One aspect of the UFWD’s proliferation of associations abroad that has largely been missed by local observers is the creation of organisations which can be used to neutralise specific groups of critics or at least act as counterweights should the need arise. One example of this might be South Australia’s Xinjiang Association (南澳新疆联合会).30 The existence of this body would not necessarily be remarkable in light of the above, but Adelaide in South Australia is also home to Australia’s largest concentration of Uyghurs from Xinjiang, many if not most of whom (but by no means all) would not normally associate with ethnic Chinese from the PRC because they support autonomy for Xinjiang and might prefer “East Turkestan” as a name for the region. The difference in naming alone highlights the key differences between one group aligned mainly with Han Chinese and is supported by the local PRC consulate, and the other which would be an object of deep concern by CCP authorities.

In early 2019, in celebration of South Australia’s Harmony Day, it was the consulate-supported association which got to participate in the Harmony Day parade and not local Uyghurs, many of whom are likely to be very worried about the mass incarceration of their compatriots and even family members. The Association’s participation was enthusiastically endorsed by a new local member of parliament, the representative for the seat of Cheltenham. Intentionally or otherwise, it was a small but telling example of how effective, even at this relatively petty level, the politics of both neutralisation and endorsement can work.31

The rise and rise of Councils for the Peaceful Unification of China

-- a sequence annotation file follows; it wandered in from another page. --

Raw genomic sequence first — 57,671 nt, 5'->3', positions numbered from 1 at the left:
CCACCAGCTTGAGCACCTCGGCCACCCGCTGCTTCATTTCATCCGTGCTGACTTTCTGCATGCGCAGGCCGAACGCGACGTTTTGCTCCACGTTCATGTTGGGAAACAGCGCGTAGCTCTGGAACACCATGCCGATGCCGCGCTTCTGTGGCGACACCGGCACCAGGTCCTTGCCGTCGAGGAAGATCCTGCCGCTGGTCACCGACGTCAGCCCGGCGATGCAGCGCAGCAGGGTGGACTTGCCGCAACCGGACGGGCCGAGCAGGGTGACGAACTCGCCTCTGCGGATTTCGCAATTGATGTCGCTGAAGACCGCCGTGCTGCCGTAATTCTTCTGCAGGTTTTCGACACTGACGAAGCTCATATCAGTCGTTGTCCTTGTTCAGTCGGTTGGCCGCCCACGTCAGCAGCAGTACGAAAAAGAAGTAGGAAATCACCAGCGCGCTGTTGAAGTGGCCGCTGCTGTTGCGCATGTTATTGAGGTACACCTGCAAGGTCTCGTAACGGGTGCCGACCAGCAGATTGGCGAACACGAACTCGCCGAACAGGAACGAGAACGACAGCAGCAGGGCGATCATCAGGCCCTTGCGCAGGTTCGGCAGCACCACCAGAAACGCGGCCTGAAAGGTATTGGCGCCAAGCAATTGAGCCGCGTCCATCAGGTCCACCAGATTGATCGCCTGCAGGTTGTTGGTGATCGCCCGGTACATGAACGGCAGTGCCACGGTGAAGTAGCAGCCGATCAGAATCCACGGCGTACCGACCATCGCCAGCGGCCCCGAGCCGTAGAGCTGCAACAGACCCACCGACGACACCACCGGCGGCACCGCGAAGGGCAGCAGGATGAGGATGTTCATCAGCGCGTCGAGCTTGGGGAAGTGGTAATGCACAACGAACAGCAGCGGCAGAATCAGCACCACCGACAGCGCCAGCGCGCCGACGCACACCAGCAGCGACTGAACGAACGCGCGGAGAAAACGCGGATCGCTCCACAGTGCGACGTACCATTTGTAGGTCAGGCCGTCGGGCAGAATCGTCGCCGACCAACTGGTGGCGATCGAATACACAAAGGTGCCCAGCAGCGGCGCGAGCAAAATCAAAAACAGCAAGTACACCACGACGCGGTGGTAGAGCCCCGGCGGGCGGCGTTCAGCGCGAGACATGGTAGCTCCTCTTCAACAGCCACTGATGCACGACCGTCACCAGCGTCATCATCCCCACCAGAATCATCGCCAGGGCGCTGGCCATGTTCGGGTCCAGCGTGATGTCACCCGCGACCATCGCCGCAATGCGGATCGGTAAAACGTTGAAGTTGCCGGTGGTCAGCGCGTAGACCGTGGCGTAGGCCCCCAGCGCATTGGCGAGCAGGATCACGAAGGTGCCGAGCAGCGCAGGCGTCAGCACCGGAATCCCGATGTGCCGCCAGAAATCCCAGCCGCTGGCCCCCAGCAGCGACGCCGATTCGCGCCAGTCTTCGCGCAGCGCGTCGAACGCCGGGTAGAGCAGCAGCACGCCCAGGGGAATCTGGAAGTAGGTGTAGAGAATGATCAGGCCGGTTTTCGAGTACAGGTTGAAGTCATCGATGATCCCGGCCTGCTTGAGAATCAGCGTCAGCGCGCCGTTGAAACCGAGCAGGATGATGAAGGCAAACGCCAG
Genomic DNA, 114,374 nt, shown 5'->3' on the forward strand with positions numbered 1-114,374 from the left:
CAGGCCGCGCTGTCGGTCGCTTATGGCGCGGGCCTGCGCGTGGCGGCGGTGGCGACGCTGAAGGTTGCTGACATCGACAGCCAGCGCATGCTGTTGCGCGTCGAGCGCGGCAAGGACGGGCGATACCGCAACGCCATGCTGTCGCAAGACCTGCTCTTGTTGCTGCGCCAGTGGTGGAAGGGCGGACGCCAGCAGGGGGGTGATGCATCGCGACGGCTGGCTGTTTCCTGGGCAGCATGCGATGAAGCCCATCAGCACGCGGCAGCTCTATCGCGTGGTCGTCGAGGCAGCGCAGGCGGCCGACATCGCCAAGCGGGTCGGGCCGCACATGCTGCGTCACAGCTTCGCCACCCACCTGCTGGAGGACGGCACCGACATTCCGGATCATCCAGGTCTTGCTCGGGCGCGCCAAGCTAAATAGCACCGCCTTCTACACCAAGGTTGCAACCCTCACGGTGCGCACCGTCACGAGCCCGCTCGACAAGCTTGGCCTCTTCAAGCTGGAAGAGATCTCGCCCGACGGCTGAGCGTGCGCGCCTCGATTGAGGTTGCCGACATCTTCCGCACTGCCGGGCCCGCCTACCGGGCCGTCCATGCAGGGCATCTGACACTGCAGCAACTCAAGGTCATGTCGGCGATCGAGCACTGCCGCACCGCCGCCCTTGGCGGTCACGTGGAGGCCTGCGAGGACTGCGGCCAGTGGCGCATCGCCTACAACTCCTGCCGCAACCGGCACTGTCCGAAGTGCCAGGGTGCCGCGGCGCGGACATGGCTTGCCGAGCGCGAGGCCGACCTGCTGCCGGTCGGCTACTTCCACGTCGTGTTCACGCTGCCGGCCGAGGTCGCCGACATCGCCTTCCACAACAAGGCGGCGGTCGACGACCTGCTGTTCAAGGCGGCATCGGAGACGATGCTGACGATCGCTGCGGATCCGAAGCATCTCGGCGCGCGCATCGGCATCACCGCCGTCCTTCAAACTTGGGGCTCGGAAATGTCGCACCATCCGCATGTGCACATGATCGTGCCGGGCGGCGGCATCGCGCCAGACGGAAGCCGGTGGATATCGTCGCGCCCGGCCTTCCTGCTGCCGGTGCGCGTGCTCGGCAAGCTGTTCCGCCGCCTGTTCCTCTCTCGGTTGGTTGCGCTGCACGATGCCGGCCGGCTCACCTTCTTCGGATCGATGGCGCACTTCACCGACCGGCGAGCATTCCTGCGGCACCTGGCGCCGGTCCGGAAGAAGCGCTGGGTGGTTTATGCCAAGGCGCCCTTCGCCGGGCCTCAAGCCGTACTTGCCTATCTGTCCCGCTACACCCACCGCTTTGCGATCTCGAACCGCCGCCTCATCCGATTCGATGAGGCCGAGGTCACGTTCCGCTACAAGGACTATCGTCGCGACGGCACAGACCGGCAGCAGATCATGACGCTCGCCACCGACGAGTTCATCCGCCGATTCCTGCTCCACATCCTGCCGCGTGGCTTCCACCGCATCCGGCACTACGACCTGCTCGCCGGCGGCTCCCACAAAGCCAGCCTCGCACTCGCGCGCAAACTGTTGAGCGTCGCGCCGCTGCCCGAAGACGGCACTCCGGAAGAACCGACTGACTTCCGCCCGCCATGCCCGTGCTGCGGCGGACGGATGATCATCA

While the competition between media supportive if not loyal to the PRC and other elements supportive of democracy or Taiwan has generally been won by the PRC loyalists, this has not been enough to always render Taiwanese voices and Taiwan advocates mute.

To assist in their neutralisation, the UFWD has actively developed and promoted a worldwide network of ‘Councils for the Peaceful Unification of China’ which come under the umbrella of the China Council for the Promotion of Peaceful National Unification (全球华侨华人促进中国和平统一大会). The Australian chapter came to unwanted local media attention because it was headed by real estate mogul Huang Xiangmo 黄向墨, himself a focus of claims he was trying to influence domestic Australian politics regarding China’s maritime boundaries, which resulted in the resignation-in-disgrace of a senator of the national parliament. Huang was subsequently refused Australian citizenship and has since settled in Hong Kong.32

These associations have numerous uses. In the Australian case, the national association became a key body through which united front activities could be organised and actions of other related and sympathetic groups coordinated. Key examples of these functions in action include mass rallies in Canberra and Sydney in support of Beijing’s holding of the Olympics and confronting Falun Gong supporters and advocates of Tibetan autonomy in 2008 and rallies in Sydney to protest the Hague decision against China in the case on maritime boundaries with the Philippines in 2016.

Another subtle success of these organisations has been in shifting the terms of debate about the status of Taiwan. The mere fact of translations into other languages emphasising the notion of “re”-unification helps cement in the minds of the uninformed that Taiwan was indeed once part of PRC China and hence reunification, even on the CCP’s terms, is justifiable.

Influencing religious believers

As recent efforts within China have made clear, the CCP and its UFWD have become increasingly concerned about the potential dangers to themselves from individuals and groups deriving strength and moral succour from their religious beliefs, be they Muslims, Christians or even Daoists. There is also concern about the success of Taiwanese Buddhist groups around the world, and the lasting influence of many Daoist-related beliefs among the older Overseas Chinese and Taiwanese.